For a fleeting moment, as news of James Purnell's resignation broke on Thursday night, rebel ringleaders had dared to believe their time had come.
After watching the News at Ten, one leading dissident predicted then that a stream of Cabinet members would follow the Work and Pensions Secretary out the door today. Would it be Alan Johnson? David Miliband? Andy Burnham? John Hutton?
But the exodus of ministerial heavyweights never materialised and last night even the Prime Minister's bitterest enemies admitted the Cabinet reshuffle had bought him more time.
The rebels are now holding their fire until Monday when MPs return to Westminster after tomorrow's declaration of the European election results, in which Labour is universally expected to have performed dismally.
The expected rout in the polls – the party could limp in fourth behind the UK Independence Party in the popular vote – will be used by the rebels in an attempt to win support for a "Gordon must go" letter.
Some are also threatening to demand his resignation when the Prime Minister addresses the Parliamentary Labour Party meeting on Monday, while former Cabinet Ministers Alan Milburn and Charles Clarke are expected to speak against Mr Brown in two days' time.
Arch-Blairite Stephen Byers, the former Transport Secretary, speaking publicly for the first time about the leadership crisis, said that Monday could make or break Mr Brown's fortunes.
"I think on Monday Labour MPs will be considering a very important question – is Gordon Brown a winner or is Gordon Brown a loser? Can Gordon Brown lead Labour to an election victory when the general election is called or will he lead us to defeat?"
The plotters aim to spend much of the weekend assessing exact levels of support. They insist their plan remains to send a letter on Monday evening demanding Mr Brown's resignation if they can persuade 50 MPs to go public. One admitted it was a high hurdle to clear and added: "The letter will not be sent if we get 45."
One key figure in the rebellion claimed: "People from the centre of the party are firming up against Brown. Within the backbenches there's a majority of opposition to him." But he admitted: "The question is whether that can be focused."
Another said: "Many Labour MPs are convinced Gordon must go. He may have bought some time... but we will resume the fight on Monday."
The MP insisted they had received messages of support from scores of defeated Labour councillors who blamed their defeat on Gordon Brown's huge unpopularity with voters. But they have been reminded over the last 36 hours of the ferocity and determination of the team around Gordon Brown, with rumours circulating of dissidents falling victim to No 10's "black arts".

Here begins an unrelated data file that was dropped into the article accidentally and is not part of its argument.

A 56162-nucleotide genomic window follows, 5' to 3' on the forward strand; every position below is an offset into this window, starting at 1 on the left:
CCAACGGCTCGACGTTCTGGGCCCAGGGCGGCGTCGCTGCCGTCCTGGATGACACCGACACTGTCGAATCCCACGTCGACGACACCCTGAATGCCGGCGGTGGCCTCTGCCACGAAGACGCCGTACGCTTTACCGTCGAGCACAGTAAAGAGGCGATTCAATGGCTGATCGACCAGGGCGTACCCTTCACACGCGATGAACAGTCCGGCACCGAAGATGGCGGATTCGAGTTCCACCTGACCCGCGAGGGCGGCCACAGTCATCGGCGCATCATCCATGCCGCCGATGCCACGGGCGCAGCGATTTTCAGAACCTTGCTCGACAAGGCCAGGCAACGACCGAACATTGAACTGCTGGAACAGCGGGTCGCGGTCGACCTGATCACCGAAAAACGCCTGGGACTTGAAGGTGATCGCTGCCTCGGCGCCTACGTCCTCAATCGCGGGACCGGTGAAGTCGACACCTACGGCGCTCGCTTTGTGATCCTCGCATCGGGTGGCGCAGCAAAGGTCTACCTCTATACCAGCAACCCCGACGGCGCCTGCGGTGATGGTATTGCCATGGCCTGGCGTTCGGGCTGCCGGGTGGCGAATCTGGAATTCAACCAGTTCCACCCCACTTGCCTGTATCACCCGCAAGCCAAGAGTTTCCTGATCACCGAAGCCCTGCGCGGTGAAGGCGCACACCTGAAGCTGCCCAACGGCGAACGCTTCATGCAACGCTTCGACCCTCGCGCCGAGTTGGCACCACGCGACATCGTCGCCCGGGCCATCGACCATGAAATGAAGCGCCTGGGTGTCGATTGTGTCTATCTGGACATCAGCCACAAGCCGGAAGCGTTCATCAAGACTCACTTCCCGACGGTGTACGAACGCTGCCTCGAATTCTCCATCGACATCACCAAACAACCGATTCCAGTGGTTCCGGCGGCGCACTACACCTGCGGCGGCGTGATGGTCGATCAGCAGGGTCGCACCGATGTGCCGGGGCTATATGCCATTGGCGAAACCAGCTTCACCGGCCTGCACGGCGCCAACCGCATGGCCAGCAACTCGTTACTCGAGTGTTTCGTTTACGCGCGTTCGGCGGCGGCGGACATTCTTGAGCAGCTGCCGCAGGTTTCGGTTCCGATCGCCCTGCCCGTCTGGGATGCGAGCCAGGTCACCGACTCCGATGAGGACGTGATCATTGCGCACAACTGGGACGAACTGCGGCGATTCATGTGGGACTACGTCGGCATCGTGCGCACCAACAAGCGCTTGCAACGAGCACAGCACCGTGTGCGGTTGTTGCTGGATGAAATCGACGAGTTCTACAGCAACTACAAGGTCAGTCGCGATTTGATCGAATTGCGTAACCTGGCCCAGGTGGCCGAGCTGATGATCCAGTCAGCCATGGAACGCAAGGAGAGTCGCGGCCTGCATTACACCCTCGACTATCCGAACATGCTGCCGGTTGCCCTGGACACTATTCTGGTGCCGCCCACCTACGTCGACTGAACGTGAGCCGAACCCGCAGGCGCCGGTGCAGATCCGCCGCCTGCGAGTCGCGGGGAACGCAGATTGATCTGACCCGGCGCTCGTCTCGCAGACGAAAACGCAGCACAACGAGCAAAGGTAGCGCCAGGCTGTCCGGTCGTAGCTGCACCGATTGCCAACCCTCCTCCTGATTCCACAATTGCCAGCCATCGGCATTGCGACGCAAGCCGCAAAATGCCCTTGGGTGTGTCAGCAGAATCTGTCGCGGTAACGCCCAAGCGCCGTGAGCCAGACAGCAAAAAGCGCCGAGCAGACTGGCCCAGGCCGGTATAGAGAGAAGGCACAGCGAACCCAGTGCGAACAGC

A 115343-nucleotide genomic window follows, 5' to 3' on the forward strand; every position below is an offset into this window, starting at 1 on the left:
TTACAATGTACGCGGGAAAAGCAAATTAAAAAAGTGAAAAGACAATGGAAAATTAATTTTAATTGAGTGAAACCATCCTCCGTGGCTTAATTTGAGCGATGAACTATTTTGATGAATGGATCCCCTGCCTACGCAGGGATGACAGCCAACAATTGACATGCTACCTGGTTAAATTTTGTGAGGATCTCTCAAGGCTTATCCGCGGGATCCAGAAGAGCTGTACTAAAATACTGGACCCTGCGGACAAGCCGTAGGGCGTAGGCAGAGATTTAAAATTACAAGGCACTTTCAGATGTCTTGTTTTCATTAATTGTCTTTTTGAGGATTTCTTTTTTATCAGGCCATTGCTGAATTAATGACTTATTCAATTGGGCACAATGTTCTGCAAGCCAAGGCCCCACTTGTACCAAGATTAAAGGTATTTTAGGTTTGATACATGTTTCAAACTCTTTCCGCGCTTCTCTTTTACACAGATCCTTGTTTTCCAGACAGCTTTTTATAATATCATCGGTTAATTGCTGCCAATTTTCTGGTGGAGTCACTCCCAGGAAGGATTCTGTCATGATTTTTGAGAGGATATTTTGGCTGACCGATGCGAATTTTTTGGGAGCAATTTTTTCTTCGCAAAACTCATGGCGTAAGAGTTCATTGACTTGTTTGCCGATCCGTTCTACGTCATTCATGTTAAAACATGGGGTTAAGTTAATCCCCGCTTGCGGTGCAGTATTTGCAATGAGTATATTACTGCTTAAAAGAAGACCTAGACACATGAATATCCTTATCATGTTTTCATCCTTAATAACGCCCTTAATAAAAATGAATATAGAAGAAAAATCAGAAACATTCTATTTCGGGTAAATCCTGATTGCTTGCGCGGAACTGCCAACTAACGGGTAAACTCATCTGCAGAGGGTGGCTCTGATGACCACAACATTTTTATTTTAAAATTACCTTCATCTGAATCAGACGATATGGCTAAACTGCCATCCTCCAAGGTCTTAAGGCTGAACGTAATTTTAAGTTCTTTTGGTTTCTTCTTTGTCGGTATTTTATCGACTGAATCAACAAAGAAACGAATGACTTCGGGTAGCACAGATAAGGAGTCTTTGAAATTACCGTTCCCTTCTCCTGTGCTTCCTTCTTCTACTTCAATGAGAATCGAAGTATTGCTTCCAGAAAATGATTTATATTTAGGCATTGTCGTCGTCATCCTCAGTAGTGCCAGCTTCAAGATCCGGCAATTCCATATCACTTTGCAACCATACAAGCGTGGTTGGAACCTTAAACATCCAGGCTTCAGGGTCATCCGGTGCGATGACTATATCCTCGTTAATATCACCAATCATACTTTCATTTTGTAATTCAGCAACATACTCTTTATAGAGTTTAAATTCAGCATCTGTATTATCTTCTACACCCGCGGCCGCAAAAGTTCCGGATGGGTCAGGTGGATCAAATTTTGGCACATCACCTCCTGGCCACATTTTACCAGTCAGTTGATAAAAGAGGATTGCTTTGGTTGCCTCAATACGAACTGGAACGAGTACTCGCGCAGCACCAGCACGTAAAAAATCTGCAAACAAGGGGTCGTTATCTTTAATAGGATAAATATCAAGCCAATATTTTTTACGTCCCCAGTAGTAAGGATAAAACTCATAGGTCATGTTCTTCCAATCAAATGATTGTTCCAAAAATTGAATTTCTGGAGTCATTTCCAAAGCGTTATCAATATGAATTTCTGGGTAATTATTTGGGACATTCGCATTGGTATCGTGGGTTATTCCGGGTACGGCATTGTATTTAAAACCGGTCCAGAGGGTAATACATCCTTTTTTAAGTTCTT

One dissident MP has been warned that there were as yet undisclosed embarrassing mistakes in his expenses claims; others report being variously dismissed as "maverick", "Blairite" and "hard-Left" by Brown loyalists.
Barry Sheerman, a veteran MP and select committee chairman who has called for a secret vote on Mr Brown's leadership, said senior members of his Huddersfield constituency party had been contacted by No 10 urging them to hold a meeting with the MP to discuss his remarks.
Two other MPs claimed they had been falsely named as plotters by Downing Street in an attempt to "smoke out" the conspirators. A briefing note sent yesterday to MPs by Labour HQ on how to answer difficult questions gives the go-ahead for them to pour scorn over James Purnell. It insists the "whole Cabinet" found his resignation "surprising and disappointing" and the "last thing they would have wanted to see".
It also encourages them to portray the outgoing Work and Pensions Secretary as politically naive by describing him as "still in the early stages of his career".
The rebellion fizzled rather that fizzed as a handful of backbenchers went public with their private criticism of Mr Brown. The Newcastle-under-Lyme MP, Paul Farrelly, said: "There have been too many mistakes and misjudgement over the last two years. In the interests of the country and the Labour party, I think Gordon must really consider his position."
Meg Munn, a former Foreign Office Minister, said: "He's done a great job on the economy, but other issues are not being put across well. We are not seeing the sort of leadership which I think this country now needs." She was followed by veteran left-winger Mark Fisher who protested: "There is no stability in the Government and the time is right for him to stand down."
Paul Flynn, the Newport West MP, turned to his blog to plead for Mr Brown to bow out. He wrote: "For the sake of the millions who benefit from the work of the Labour Party in government, we must select a new national leader."
Downing Street could draw comfort from the apparently random pattern of attacks on Mr Brown's leadership. They were also relieved that a new Cabinet was in place by the end of the day, locking potential troublemakers in place.
While Gordon Brown travels today to Normandy for the D-Day commemorations, his allies are preparing to contact those backbenchers they suspect are wavering in their support for the Prime Minister.
Their key message to potential dissenters will be that a change of leader now will lead to unstoppable pressure for a general election – and the near-certainty that they will lose their seats in a Labour meltdown.